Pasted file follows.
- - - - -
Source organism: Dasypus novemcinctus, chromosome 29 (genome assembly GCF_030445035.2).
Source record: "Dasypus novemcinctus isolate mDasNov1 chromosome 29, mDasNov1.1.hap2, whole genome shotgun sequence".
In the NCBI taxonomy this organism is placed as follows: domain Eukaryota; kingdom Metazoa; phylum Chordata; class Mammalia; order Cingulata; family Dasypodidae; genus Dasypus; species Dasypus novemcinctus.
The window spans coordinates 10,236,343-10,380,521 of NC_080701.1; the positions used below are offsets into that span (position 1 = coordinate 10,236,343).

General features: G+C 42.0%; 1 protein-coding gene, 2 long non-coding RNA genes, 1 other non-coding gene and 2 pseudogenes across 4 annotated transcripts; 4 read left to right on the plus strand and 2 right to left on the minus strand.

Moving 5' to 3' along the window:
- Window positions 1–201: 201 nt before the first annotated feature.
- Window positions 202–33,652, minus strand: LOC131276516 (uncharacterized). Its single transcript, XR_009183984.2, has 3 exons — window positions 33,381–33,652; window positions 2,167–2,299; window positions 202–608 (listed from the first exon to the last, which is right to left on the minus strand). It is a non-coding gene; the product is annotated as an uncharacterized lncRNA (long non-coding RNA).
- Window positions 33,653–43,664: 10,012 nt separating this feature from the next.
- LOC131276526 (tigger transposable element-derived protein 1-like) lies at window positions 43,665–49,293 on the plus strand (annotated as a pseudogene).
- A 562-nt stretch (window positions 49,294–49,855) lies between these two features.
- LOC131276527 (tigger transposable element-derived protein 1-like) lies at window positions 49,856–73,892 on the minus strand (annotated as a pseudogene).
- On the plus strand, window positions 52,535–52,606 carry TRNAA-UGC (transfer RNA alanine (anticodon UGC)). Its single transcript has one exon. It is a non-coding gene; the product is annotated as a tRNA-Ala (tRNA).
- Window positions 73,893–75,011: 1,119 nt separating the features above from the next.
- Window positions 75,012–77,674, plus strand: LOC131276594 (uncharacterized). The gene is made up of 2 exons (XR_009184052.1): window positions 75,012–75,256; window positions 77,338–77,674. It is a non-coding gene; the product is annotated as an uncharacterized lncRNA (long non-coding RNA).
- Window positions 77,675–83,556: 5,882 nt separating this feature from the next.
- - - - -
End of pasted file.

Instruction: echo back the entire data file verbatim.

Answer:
Source organism: Dasypus novemcinctus, chromosome 29 (genome assembly GCF_030445035.2).
Source record: "Dasypus novemcinctus isolate mDasNov1 chromosome 29, mDasNov1.1.hap2, whole genome shotgun sequence".
In the NCBI taxonomy this organism is placed as follows: domain Eukaryota; kingdom Metazoa; phylum Chordata; class Mammalia; order Cingulata; family Dasypodidae; genus Dasypus; species Dasypus novemcinctus.
The window spans coordinates 10,236,343-10,380,521 of NC_080701.1; the positions used below are offsets into that span (position 1 = coordinate 10,236,343).

General features: G+C 42.0%; 1 protein-coding gene, 2 long non-coding RNA genes, 1 other non-coding gene and 2 pseudogenes across 4 annotated transcripts; 4 read left to right on the plus strand and 2 right to left on the minus strand.

Moving 5' to 3' along the window:
- Window positions 1–201: 201 nt before the first annotated feature.
- Window positions 202–33,652, minus strand: LOC131276516 (uncharacterized). Its single transcript, XR_009183984.2, has 3 exons — window positions 33,381–33,652; window positions 2,167–2,299; window positions 202–608 (listed from the first exon to the last, which is right to left on the minus strand). It is a non-coding gene; the product is annotated as an uncharacterized lncRNA (long non-coding RNA).
- Window positions 33,653–43,664: 10,012 nt separating this feature from the next.
- LOC131276526 (tigger transposable element-derived protein 1-like) lies at window positions 43,665–49,293 on the plus strand (annotated as a pseudogene).
- A 562-nt stretch (window positions 49,294–49,855) lies between these two features.
- LOC131276527 (tigger transposable element-derived protein 1-like) lies at window positions 49,856–73,892 on the minus strand (annotated as a pseudogene).
- On the plus strand, window positions 52,535–52,606 carry TRNAA-UGC (transfer RNA alanine (anticodon UGC)). Its single transcript has one exon. It is a non-coding gene; the product is annotated as a tRNA-Ala (tRNA).
- Window positions 73,893–75,011: 1,119 nt separating the features above from the next.
- Window positions 75,012–77,674, plus strand: LOC131276594 (uncharacterized). The gene is made up of 2 exons (XR_009184052.1): window positions 75,012–75,256; window positions 77,338–77,674. It is a non-coding gene; the product is annotated as an uncharacterized lncRNA (long non-coding RNA).
- Window positions 77,675–83,556: 5,882 nt separating this feature from the next.